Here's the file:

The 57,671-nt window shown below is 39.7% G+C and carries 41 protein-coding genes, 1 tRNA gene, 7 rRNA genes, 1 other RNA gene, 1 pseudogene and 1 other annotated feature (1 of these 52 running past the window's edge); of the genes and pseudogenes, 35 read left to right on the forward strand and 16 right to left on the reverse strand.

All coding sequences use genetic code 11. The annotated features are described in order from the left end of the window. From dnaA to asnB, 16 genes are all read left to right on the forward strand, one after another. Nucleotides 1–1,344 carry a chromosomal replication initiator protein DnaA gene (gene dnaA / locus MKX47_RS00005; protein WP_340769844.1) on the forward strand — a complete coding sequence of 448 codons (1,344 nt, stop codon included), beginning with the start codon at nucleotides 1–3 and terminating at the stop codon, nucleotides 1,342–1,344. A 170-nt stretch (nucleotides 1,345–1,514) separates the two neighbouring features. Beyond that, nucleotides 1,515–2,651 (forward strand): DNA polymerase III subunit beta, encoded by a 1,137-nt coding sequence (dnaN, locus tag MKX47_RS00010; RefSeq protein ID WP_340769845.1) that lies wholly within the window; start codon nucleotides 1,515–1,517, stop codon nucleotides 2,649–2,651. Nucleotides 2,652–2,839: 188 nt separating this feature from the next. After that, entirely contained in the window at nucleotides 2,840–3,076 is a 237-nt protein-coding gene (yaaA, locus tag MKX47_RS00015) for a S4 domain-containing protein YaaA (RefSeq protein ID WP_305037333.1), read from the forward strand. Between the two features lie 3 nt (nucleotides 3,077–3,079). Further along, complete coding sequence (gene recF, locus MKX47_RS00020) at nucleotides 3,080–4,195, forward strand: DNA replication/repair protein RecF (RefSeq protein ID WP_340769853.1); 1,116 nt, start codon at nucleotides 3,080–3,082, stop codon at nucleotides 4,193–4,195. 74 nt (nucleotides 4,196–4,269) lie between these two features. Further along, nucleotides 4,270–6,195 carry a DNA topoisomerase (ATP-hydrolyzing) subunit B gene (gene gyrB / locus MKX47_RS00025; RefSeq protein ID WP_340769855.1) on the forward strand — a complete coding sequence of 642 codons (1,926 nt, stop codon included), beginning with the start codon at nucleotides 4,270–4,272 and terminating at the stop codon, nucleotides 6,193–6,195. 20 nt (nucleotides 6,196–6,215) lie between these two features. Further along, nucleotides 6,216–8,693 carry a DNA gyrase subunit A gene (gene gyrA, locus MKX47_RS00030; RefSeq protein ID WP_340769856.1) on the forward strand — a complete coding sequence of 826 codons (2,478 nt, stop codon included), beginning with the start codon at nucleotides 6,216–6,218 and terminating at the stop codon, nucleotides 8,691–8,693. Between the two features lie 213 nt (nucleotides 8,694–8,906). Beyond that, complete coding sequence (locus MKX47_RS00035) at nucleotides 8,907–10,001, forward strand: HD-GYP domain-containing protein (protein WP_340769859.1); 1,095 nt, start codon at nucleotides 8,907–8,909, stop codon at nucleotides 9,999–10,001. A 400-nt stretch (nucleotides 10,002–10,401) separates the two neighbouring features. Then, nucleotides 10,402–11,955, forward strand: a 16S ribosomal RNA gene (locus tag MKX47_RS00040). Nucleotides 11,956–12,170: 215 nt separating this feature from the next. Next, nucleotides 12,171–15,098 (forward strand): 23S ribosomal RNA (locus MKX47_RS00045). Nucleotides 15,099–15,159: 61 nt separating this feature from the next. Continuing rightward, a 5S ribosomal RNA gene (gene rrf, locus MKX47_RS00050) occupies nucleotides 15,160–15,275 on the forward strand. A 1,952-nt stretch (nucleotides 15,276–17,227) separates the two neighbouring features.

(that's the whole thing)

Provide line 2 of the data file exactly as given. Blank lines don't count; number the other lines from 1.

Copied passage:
All coding sequences use genetic code 11. The annotated features are described in order from the left end of the window. From dnaA to asnB, 16 genes are all read left to right on the forward strand, one after another. Nucleotides 1–1,344 carry a chromosomal replication initiator protein DnaA gene (gene dnaA / locus MKX47_RS00005; protein WP_340769844.1) on the forward strand — a complete coding sequence of 448 codons (1,344 nt, stop codon included), beginning with the start codon at nucleotides 1–3 and terminating at the stop codon, nucleotides 1,342–1,344. A 170-nt stretch (nucleotides 1,345–1,514) separates the two neighbouring features. Beyond that, nucleotides 1,515–2,651 (forward strand): DNA polymerase III subunit beta, encoded by a 1,137-nt coding sequence (dnaN, locus tag MKX47_RS00010; RefSeq protein ID WP_340769845.1) that lies wholly within the window; start codon nucleotides 1,515–1,517, stop codon nucleotides 2,649–2,651. Nucleotides 2,652–2,839: 188 nt separating this feature from the next. After that, entirely contained in the window at nucleotides 2,840–3,076 is a 237-nt protein-coding gene (yaaA, locus tag MKX47_RS00015) for a S4 domain-containing protein YaaA (RefSeq protein ID WP_305037333.1), read from the forward strand. Between the two features lie 3 nt (nucleotides 3,077–3,079). Further along, complete coding sequence (gene recF, locus MKX47_RS00020) at nucleotides 3,080–4,195, forward strand: DNA replication/repair protein RecF (RefSeq protein ID WP_340769853.1); 1,116 nt, start codon at nucleotides 3,080–3,082, stop codon at nucleotides 4,193–4,195. 74 nt (nucleotides 4,196–4,269) lie between these two features. Further along, nucleotides 4,270–6,195 carry a DNA topoisomerase (ATP-hydrolyzing) subunit B gene (gene gyrB / locus MKX47_RS00025; RefSeq protein ID WP_340769855.1) on the forward strand — a complete coding sequence of 642 codons (1,926 nt, stop codon included), beginning with the start codon at nucleotides 4,270–4,272 and terminating at the stop codon, nucleotides 6,193–6,195. 20 nt (nucleotides 6,196–6,215) lie between these two features. Further along, nucleotides 6,216–8,693 carry a DNA gyrase subunit A gene (gene gyrA, locus MKX47_RS00030; RefSeq protein ID WP_340769856.1) on the forward strand — a complete coding sequence of 826 codons (2,478 nt, stop codon included), beginning with the start codon at nucleotides 6,216–6,218 and terminating at the stop codon, nucleotides 8,691–8,693. Between the two features lie 213 nt (nucleotides 8,694–8,906). Beyond that, complete coding sequence (locus MKX47_RS00035) at nucleotides 8,907–10,001, forward strand: HD-GYP domain-containing protein (protein WP_340769859.1); 1,095 nt, start codon at nucleotides 8,907–8,909, stop codon at nucleotides 9,999–10,001. A 400-nt stretch (nucleotides 10,002–10,401) separates the two neighbouring features. Then, nucleotides 10,402–11,955, forward strand: a 16S ribosomal RNA gene (locus tag MKX47_RS00040). Nucleotides 11,956–12,170: 215 nt separating this feature from the next. Next, nucleotides 12,171–15,098 (forward strand): 23S ribosomal RNA (locus MKX47_RS00045). Nucleotides 15,099–15,159: 61 nt separating this feature from the next. Continuing rightward, a 5S ribosomal RNA gene (gene rrf, locus MKX47_RS00050) occupies nucleotides 15,160–15,275 on the forward strand. A 1,952-nt stretch (nucleotides 15,276–17,227) separates the two neighbouring features.